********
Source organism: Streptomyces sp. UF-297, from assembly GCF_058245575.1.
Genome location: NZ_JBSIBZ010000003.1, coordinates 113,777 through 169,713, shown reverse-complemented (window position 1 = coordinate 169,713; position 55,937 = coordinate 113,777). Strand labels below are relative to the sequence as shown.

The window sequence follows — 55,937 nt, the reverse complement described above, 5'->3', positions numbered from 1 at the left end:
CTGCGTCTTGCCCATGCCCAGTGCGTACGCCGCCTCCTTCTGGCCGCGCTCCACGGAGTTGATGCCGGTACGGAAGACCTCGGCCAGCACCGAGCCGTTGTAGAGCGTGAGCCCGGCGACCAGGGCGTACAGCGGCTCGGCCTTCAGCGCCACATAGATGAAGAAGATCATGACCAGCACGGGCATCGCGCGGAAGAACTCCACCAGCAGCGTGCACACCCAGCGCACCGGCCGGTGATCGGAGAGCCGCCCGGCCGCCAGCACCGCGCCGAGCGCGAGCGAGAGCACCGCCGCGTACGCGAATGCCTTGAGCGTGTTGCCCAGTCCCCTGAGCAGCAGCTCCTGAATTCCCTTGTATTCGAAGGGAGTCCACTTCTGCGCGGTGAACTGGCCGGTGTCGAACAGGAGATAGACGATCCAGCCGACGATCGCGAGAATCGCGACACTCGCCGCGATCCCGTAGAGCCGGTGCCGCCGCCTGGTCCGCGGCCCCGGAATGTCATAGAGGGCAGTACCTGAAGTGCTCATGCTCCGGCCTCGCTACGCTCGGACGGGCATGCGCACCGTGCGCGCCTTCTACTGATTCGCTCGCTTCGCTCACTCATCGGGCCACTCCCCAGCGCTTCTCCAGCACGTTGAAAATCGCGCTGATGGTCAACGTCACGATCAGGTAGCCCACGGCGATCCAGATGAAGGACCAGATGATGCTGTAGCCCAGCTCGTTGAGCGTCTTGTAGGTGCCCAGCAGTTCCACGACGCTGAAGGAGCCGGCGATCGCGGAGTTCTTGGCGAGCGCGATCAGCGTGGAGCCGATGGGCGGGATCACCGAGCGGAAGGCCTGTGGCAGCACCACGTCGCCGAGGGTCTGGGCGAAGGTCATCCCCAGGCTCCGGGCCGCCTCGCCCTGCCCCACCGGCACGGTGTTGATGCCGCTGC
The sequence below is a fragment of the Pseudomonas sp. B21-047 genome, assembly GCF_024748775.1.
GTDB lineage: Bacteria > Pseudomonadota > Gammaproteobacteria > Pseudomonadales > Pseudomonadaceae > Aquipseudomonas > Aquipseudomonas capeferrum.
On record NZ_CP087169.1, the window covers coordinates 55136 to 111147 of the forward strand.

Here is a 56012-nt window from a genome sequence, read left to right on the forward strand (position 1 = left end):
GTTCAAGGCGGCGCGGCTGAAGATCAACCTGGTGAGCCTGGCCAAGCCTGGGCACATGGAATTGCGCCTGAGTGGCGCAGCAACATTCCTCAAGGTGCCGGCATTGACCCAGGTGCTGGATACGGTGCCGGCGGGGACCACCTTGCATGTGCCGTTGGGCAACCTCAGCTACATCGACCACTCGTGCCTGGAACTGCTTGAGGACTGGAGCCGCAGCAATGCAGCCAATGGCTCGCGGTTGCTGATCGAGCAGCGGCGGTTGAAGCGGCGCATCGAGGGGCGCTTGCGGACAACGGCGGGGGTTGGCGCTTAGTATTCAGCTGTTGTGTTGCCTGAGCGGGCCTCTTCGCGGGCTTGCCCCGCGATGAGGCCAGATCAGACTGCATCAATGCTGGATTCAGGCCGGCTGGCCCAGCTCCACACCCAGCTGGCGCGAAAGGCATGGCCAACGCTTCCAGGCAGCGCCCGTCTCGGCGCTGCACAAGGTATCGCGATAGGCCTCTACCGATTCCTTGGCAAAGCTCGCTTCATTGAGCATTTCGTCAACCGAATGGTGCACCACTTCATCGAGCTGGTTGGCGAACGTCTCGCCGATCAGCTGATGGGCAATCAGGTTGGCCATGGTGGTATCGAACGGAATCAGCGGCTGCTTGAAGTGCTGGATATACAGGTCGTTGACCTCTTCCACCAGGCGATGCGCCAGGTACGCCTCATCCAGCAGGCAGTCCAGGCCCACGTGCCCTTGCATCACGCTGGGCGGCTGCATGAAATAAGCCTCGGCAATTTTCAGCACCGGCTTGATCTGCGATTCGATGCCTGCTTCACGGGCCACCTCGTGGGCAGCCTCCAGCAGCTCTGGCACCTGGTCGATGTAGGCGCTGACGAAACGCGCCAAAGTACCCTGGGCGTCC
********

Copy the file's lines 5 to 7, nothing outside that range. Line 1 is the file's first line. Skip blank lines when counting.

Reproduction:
The sequence below is a fragment of the Pseudomonas sp. B21-047 genome, assembly GCF_024748775.1.
GTDB lineage: Bacteria > Pseudomonadota > Gammaproteobacteria > Pseudomonadales > Pseudomonadaceae > Aquipseudomonas > Aquipseudomonas capeferrum.
On record NZ_CP087169.1, the window covers coordinates 55136 to 111147 of the forward strand.